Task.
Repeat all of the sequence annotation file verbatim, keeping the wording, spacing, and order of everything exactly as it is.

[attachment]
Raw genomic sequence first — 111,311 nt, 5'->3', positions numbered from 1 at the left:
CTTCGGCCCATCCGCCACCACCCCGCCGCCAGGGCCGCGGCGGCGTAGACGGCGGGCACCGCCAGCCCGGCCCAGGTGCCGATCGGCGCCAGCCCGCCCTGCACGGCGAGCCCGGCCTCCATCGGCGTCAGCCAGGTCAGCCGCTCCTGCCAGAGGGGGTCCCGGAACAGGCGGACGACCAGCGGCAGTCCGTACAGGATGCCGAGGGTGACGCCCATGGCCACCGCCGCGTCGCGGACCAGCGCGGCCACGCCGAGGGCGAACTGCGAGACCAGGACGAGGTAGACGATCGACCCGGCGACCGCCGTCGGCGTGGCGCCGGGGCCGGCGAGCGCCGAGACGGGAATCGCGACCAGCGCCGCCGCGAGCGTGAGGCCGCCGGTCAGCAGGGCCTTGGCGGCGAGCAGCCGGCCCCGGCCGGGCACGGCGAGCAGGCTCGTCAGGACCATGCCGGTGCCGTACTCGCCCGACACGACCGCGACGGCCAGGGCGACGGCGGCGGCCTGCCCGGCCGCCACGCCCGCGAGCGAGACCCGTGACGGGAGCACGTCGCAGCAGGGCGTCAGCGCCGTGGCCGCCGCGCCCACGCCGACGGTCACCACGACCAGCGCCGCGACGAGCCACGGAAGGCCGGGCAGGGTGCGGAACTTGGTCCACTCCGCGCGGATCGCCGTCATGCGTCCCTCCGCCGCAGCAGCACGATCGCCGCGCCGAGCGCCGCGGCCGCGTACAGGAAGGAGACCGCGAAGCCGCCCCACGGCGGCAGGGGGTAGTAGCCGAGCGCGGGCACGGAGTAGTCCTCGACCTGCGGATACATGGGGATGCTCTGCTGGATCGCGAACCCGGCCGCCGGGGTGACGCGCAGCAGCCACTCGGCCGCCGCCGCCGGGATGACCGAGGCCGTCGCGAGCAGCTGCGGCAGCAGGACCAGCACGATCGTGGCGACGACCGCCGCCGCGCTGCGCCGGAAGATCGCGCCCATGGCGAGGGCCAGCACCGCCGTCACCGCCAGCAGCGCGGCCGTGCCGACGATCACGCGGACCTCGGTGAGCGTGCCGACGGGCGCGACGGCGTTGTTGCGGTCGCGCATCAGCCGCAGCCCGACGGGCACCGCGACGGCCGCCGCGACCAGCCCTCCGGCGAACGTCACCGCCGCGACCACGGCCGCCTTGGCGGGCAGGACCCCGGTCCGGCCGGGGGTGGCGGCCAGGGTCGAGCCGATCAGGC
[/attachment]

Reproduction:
Raw genomic sequence first — 111,311 nt, 5'->3', positions numbered from 1 at the left:
CTTCGGCCCATCCGCCACCACCCCGCCGCCAGGGCCGCGGCGGCGTAGACGGCGGGCACCGCCAGCCCGGCCCAGGTGCCGATCGGCGCCAGCCCGCCCTGCACGGCGAGCCCGGCCTCCATCGGCGTCAGCCAGGTCAGCCGCTCCTGCCAGAGGGGGTCCCGGAACAGGCGGACGACCAGCGGCAGTCCGTACAGGATGCCGAGGGTGACGCCCATGGCCACCGCCGCGTCGCGGACCAGCGCGGCCACGCCGAGGGCGAACTGCGAGACCAGGACGAGGTAGACGATCGACCCGGCGACCGCCGTCGGCGTGGCGCCGGGGCCGGCGAGCGCCGAGACGGGAATCGCGACCAGCGCCGCCGCGAGCGTGAGGCCGCCGGTCAGCAGGGCCTTGGCGGCGAGCAGCCGGCCCCGGCCGGGCACGGCGAGCAGGCTCGTCAGGACCATGCCGGTGCCGTACTCGCCCGACACGACCGCGACGGCCAGGGCGACGGCGGCGGCCTGCCCGGCCGCCACGCCCGCGAGCGAGACCCGTGACGGGAGCACGTCGCAGCAGGGCGTCAGCGCCGTGGCCGCCGCGCCCACGCCGACGGTCACCACGACCAGCGCCGCGACGAGCCACGGAAGGCCGGGCAGGGTGCGGAACTTGGTCCACTCCGCGCGGATCGCCGTCATGCGTCCCTCCGCCGCAGCAGCACGATCGCCGCGCCGAGCGCCGCGGCCGCGTACAGGAAGGAGACCGCGAAGCCGCCCCACGGCGGCAGGGGGTAGTAGCCGAGCGCGGGCACGGAGTAGTCCTCGACCTGCGGATACATGGGGATGCTCTGCTGGATCGCGAACCCGGCCGCCGGGGTGACGCGCAGCAGCCACTCGGCCGCCGCCGCCGGGATGACCGAGGCCGTCGCGAGCAGCTGCGGCAGCAGGACCAGCACGATCGTGGCGACGACCGCCGCCGCGCTGCGCCGGAAGATCGCGCCCATGGCGAGGGCCAGCACCGCCGTCACCGCCAGCAGCGCGGCCGTGCCGACGATCACGCGGACCTCGGTGAGCGTGCCGACGGGCGCGACGGCGTTGTTGCGGTCGCGCATCAGCCGCAGCCCGACGGGCACCGCGACGGCCGCCGCGACCAGCCCTCCGGCGAACGTCACCGCCGCGACCACGGCCGCCTTGGCGGGCAGGACCCCGGTCCGGCCGGGGGTGGCGGCCAGGGTCGAGCCGATCAGGC